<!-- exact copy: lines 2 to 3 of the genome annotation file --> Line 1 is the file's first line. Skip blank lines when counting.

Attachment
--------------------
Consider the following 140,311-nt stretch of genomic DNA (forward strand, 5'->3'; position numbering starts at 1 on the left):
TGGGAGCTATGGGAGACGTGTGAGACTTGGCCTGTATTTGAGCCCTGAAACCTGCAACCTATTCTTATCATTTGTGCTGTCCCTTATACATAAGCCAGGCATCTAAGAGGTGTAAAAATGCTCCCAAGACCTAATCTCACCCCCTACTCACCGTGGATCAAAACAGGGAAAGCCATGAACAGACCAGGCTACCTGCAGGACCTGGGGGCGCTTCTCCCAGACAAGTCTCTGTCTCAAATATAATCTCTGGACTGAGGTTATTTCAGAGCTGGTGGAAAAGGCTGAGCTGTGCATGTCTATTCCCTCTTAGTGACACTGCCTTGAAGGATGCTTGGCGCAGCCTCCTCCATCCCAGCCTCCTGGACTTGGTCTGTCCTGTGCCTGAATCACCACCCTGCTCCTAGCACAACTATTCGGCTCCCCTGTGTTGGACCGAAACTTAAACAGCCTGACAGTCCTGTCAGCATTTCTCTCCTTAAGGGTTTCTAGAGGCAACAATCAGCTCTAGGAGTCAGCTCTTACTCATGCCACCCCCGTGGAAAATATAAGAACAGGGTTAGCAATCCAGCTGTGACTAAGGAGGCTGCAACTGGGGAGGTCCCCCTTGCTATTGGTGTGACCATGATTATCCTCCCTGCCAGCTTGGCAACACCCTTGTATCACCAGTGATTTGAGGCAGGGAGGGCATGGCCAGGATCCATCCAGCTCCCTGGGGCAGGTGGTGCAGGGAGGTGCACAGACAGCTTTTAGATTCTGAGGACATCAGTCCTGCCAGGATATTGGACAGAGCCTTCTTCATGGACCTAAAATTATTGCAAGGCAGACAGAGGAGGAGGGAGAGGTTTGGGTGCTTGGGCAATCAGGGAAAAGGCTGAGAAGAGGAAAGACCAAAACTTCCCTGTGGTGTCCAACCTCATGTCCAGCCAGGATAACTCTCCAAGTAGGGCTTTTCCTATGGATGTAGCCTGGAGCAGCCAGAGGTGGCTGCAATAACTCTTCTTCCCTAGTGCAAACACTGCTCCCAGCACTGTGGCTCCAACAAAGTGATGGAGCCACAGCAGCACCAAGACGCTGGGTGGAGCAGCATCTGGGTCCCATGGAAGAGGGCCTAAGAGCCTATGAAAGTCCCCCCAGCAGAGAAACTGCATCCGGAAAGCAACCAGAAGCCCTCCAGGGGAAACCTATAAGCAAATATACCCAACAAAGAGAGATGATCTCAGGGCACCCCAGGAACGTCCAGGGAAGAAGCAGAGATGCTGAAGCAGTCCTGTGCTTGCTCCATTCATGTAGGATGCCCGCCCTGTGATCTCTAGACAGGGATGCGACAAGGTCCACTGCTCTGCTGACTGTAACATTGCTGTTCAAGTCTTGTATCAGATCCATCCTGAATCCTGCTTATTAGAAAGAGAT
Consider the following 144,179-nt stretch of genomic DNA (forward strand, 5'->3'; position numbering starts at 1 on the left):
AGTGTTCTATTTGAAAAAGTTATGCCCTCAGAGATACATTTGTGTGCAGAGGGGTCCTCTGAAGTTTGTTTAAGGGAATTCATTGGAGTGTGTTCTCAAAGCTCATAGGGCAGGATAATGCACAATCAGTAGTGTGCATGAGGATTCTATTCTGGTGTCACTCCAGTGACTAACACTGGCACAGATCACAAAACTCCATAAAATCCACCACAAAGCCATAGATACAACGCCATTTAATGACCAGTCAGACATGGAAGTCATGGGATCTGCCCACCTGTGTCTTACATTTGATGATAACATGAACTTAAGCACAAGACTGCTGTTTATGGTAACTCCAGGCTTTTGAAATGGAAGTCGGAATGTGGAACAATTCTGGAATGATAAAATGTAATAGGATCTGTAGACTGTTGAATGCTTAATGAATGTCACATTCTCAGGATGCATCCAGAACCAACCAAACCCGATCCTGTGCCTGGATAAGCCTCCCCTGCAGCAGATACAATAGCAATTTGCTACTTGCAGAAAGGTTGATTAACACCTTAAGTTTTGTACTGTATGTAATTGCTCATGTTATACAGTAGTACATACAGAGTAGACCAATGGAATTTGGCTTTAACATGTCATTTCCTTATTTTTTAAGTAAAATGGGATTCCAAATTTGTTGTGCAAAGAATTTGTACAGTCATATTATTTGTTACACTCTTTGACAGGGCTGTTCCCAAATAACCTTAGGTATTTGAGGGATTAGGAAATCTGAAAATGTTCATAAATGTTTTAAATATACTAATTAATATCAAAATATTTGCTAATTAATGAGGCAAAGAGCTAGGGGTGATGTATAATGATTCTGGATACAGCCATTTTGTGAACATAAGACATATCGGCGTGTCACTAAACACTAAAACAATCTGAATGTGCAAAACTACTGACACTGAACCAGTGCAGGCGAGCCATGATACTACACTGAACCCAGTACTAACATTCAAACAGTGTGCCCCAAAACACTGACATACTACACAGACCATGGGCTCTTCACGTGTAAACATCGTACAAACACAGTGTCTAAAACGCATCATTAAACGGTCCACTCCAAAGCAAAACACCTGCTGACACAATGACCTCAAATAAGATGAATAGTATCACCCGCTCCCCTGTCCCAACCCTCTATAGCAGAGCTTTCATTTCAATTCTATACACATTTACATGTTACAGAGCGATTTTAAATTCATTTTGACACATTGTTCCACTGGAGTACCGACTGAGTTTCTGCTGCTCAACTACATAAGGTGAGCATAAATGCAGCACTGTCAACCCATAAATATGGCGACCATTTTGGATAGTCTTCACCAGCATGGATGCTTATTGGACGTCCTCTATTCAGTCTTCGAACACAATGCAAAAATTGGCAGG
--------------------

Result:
TGGGAGCTATGGGAGACGTGTGAGACTTGGCCTGTATTTGAGCCCTGAAACCTGCAACCTATTCTTATCATTTGTGCTGTCCCTTATACATAAGCCAGGCATCTAAGAGGTGTAAAAATGCTCCCAAGACCTAATCTCACCCCCTACTCACCGTGGATCAAAACAGGGAAAGCCATGAACAGACCAGGCTACCTGCAGGACCTGGGGGCGCTTCTCCCAGACAAGTCTCTGTCTCAAATATAATCTCTGGACTGAGGTTATTTCAGAGCTGGTGGAAAAGGCTGAGCTGTGCATGTCTATTCCCTCTTAGTGACACTGCCTTGAAGGATGCTTGGCGCAGCCTCCTCCATCCCAGCCTCCTGGACTTGGTCTGTCCTGTGCCTGAATCACCACCCTGCTCCTAGCACAACTATTCGGCTCCCCTGTGTTGGACCGAAACTTAAACAGCCTGACAGTCCTGTCAGCATTTCTCTCCTTAAGGGTTTCTAGAGGCAACAATCAGCTCTAGGAGTCAGCTCTTACTCATGCCACCCCCGTGGAAAATATAAGAACAGGGTTAGCAATCCAGCTGTGACTAAGGAGGCTGCAACTGGGGAGGTCCCCCTTGCTATTGGTGTGACCATGATTATCCTCCCTGCCAGCTTGGCAACACCCTTGTATCACCAGTGATTTGAGGCAGGGAGGGCATGGCCAGGATCCATCCAGCTCCCTGGGGCAGGTGGTGCAGGGAGGTGCACAGACAGCTTTTAGATTCTGAGGACATCAGTCCTGCCAGGATATTGGACAGAGCCTTCTTCATGGACCTAAAATTATTGCAAGGCAGACAGAGGAGGAGGGAGAGGTTTGGGTGCTTGGGCAATCAGGGAAAAGGCTGAGAAGAGGAAAGACCAAAACTTCCCTGTGGTGTCCAACCTCATGTCCAGCCAGGATAACTCTCCAAGTAGGGCTTTTCCTATGGATGTAGCCTGGAGCAGCCAGAGGTGGCTGCAATAACTCTTCTTCCCTAGTGCAAACACTGCTCCCAGCACTGTGGCTCCAACAAAGTGATGGAGCCACAGCAGCACCAAGACGCTGGGTGGAGCAGCATCTGGGTCCCATGGAAGAGGGCCTAAGAGCCTATGAAAGTCCCCCCAGCAGAGAAACTGCATCCGGAAAGCAACCAGAAGCCCTCCAGGGGAAACCTATAAGCAAATATACCCAACAAAGAGAGATGATCTCAGGGCACCCCAGGAACGTCCAGGGAAGAAGCAGAGATGCTGAAGCAGTCCTGTGCTTGCTCCATTCATGTAGGATGCCCGCCCTGTGATCTCTAGACAGGGATGCGACAAGGTCCACTGCTCTGCTGACTGTAACATTGCTGTTCAAGTCTTGTATCAGATCCATCCTGAATCCTGCTTATTAGAAAGAGAT
Consider the following 144,179-nt stretch of genomic DNA (forward strand, 5'->3'; position numbering starts at 1 on the left):